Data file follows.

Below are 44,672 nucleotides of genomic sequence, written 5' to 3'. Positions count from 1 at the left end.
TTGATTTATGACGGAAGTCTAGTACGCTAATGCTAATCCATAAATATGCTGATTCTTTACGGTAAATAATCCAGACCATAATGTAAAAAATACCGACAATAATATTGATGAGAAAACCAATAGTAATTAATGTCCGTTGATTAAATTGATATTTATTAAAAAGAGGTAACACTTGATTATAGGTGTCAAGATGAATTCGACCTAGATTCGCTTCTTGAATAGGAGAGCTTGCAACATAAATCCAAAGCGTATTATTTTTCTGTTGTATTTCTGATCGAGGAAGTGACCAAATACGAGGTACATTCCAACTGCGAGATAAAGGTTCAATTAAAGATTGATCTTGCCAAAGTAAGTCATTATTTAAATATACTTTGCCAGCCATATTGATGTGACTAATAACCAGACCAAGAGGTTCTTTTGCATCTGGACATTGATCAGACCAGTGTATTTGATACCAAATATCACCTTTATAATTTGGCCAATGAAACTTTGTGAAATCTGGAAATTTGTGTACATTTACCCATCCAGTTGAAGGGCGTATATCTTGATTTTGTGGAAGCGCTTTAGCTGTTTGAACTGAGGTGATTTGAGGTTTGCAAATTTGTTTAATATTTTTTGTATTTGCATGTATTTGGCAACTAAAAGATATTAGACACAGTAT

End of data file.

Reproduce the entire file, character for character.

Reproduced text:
Below are 44,672 nucleotides of genomic sequence, written 5' to 3'. Positions count from 1 at the left end.
TTGATTTATGACGGAAGTCTAGTACGCTAATGCTAATCCATAAATATGCTGATTCTTTACGGTAAATAATCCAGACCATAATGTAAAAAATACCGACAATAATATTGATGAGAAAACCAATAGTAATTAATGTCCGTTGATTAAATTGATATTTATTAAAAAGAGGTAACACTTGATTATAGGTGTCAAGATGAATTCGACCTAGATTCGCTTCTTGAATAGGAGAGCTTGCAACATAAATCCAAAGCGTATTATTTTTCTGTTGTATTTCTGATCGAGGAAGTGACCAAATACGAGGTACATTCCAACTGCGAGATAAAGGTTCAATTAAAGATTGATCTTGCCAAAGTAAGTCATTATTTAAATATACTTTGCCAGCCATATTGATGTGACTAATAACCAGACCAAGAGGTTCTTTTGCATCTGGACATTGATCAGACCAGTGTATTTGATACCAAATATCACCTTTATAATTTGGCCAATGAAACTTTGTGAAATCTGGAAATTTGTGTACATTTACCCATCCAGTTGAAGGGCGTATATCTTGATTTTGTGGAAGCGCTTTAGCTGTTTGAACTGAGGTGATTTGAGGTTTGCAAATTTGTTTAATATTTTTTGTATTTGCATGTATTTGGCAACTAAAAGATATTAGACACAGTAT